The art mart

35

Annurag Sharma, and Johny ML have brought unnoticed art to the masses. Can they sustain it as a truly democratic model? Aradhna Wal finds out

For the people Johny ML (left) and Annurag Sharma
Photo: Shailendra Pandey

HIGHLY ANTICIPATED and massively scaled, the United Art Fair (UAF) began on the wrong foot. On 27 September, at New Delhi’s Pragati Maidan, well-heeled guests were wandering around slightly lost. Almost 600 works of art had been displayed without the artists’ names. The harried organising team muttered something about mismanagement. Curator Johny ML had an explanation at hand: “I don’t want people to look for established names. Let them stumble across works that please or surprise them.” Founder Annurag Sharma concurred, “I want people to form an emotional attachment to works they like, not look for artists they know of.”
UAF’s first edition pegged itself on the democratisation of contemporary Indian art since its inception, calling itself the world’s first “artist-driven art fair”. The selected artists paid no participation fee for the four days (27-30 September). Galleries, who normally pay for space, were kept out of the proceedings — a move that pleased some and perplexed others.
The venue housed a collection of masters’ works — Akbar Padamsee, MF Husain, Anjolie Ela Menon; contemporary established artists — Chintan Upadhyay, Brinda Miller, Subodh Kerkar; and hitherto unknown talent from across the country. Johny travelled to 15 cities, hunting in small art institutes and studios. One centrepiece, a life-size fiberglass replica of a luxury car, worth 45 lakh, was by a young Delhi College of Arts student, Neeraj Rawal.
As the curatorial mastermind, Johny had organised the space like a mini-city. The maze-like-streets were named after great artists of yore, such as Rabindranath Tagore Street and Amrita Sher-Gil Street. Turn left, you were confronted by Gandhi depicted in a series of modern landscapes; turn right and there were photographs of ants crawling over naked human bodies.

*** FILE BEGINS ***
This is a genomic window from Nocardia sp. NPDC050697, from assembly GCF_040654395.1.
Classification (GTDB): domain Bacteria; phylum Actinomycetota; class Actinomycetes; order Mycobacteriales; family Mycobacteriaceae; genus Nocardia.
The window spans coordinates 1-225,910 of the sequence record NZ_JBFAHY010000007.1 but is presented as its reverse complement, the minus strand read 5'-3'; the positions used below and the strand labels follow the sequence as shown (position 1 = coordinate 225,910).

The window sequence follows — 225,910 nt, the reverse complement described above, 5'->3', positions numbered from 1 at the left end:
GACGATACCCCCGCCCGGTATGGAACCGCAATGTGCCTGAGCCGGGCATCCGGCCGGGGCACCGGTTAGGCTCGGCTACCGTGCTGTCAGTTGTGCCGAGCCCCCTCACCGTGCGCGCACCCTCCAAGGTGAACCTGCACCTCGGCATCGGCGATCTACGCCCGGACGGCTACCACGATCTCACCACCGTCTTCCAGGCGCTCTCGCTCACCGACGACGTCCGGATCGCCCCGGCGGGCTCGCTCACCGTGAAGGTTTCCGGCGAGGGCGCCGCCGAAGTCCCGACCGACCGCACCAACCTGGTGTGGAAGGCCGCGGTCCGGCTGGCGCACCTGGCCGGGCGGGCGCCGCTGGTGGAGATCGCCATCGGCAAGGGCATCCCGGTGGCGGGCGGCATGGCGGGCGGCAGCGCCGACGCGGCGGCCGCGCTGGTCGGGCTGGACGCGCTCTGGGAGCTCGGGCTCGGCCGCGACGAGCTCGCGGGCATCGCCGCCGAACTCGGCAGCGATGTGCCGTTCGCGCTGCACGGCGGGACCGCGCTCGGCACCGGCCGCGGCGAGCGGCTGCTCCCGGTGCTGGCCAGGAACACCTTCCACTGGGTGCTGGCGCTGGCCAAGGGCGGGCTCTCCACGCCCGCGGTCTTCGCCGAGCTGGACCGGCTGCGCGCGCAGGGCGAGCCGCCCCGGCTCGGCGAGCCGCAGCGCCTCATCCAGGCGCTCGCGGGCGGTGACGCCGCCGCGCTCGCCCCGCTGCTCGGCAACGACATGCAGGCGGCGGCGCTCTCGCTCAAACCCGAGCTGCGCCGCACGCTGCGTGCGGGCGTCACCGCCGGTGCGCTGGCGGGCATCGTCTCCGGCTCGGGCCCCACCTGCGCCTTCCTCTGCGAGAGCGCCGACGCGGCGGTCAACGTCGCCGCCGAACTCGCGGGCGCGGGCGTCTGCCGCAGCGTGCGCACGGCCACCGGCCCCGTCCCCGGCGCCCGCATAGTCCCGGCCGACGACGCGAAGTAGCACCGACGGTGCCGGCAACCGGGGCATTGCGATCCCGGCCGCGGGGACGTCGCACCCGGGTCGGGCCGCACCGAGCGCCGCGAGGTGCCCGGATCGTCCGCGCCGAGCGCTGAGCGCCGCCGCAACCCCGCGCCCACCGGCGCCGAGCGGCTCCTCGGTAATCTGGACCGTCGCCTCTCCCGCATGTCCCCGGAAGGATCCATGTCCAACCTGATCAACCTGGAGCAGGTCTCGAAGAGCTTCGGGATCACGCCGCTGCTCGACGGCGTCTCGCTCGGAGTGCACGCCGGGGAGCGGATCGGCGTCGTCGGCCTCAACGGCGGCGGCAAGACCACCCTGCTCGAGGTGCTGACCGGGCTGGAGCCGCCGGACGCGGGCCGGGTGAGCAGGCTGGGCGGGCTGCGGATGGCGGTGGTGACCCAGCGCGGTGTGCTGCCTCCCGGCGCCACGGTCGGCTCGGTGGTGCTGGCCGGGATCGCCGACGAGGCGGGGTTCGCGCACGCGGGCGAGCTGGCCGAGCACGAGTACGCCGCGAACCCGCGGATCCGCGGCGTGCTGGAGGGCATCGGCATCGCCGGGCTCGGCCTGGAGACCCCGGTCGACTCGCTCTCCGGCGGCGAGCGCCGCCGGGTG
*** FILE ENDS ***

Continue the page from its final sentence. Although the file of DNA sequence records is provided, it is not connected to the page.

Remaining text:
“There is shock value and some inherent criticism of art in the way I have curated. We have many first-time buyers picking up works that please the eye. But I want to educate them. Why are they looking at one work in a particular way? Why should we hold some things sacred?” asked Johny.
Yet, he, as the puppet master, could see that larger picture that escaped many. The street names were random. It made no sense to put some artworks under Tagore’s name and not others. An educated viewer would be tempted to look for symbolism that wasn’t there; a less-informed one would believe that there was some. Raqs Media Collective curator Monica Narula expressed her reservation: “Selection is opinion-based.
But to curate is to provoke questions about what is at stake. It’s about custodianship. How democratic is one man managing the space for hundreds of artists, displaying them according to his vision?” She questioned the exclusion of galleries. “The fair takes 50 percent of the sales proceedings, just like galleries. Isn’t it functioning like a large gallery? Galleries promote artists over a sustained period of time. Here, the spotlight lasts four days.”
Sharma put the figure at 35 percent, saying they used the money to frame and transport the artwork for many artists. He also plans to take 100 artists, selected by the fair’s jury, to different cities and abroad.

‘I don’t want people to look for big names. Let them stumble across works that surprise them,’ says Johny

Goan artist Subodh Kerkar happily supported Sharma and Johny: “I’ve never displayed at the India Art Fair as I’ve never been associated with a gallery that would pay for space. If you’re not with a gallery, you’re out.” There is also the danger that market-driven galleries drop artists when they find the next flavour of the year.
Delhi-based art critic Ina Puri was sceptical, but on board. She warned, and Sharma agreed, that commerce and galleries would come into play at some point in the future. As a launching pad, the UAF is a worthy endeavour if it proves its credibility over time. Both the founder and the curator are aware that they have to build a brand.
So far, the inauguration has proved to be a success. As confusing as the first impression is, the fair comes together, organically, over the four days. Just like a city teeming with life, there was a method to Johny’s madness.
Aradhna Wal is a Sub-Editor with Tehelka.
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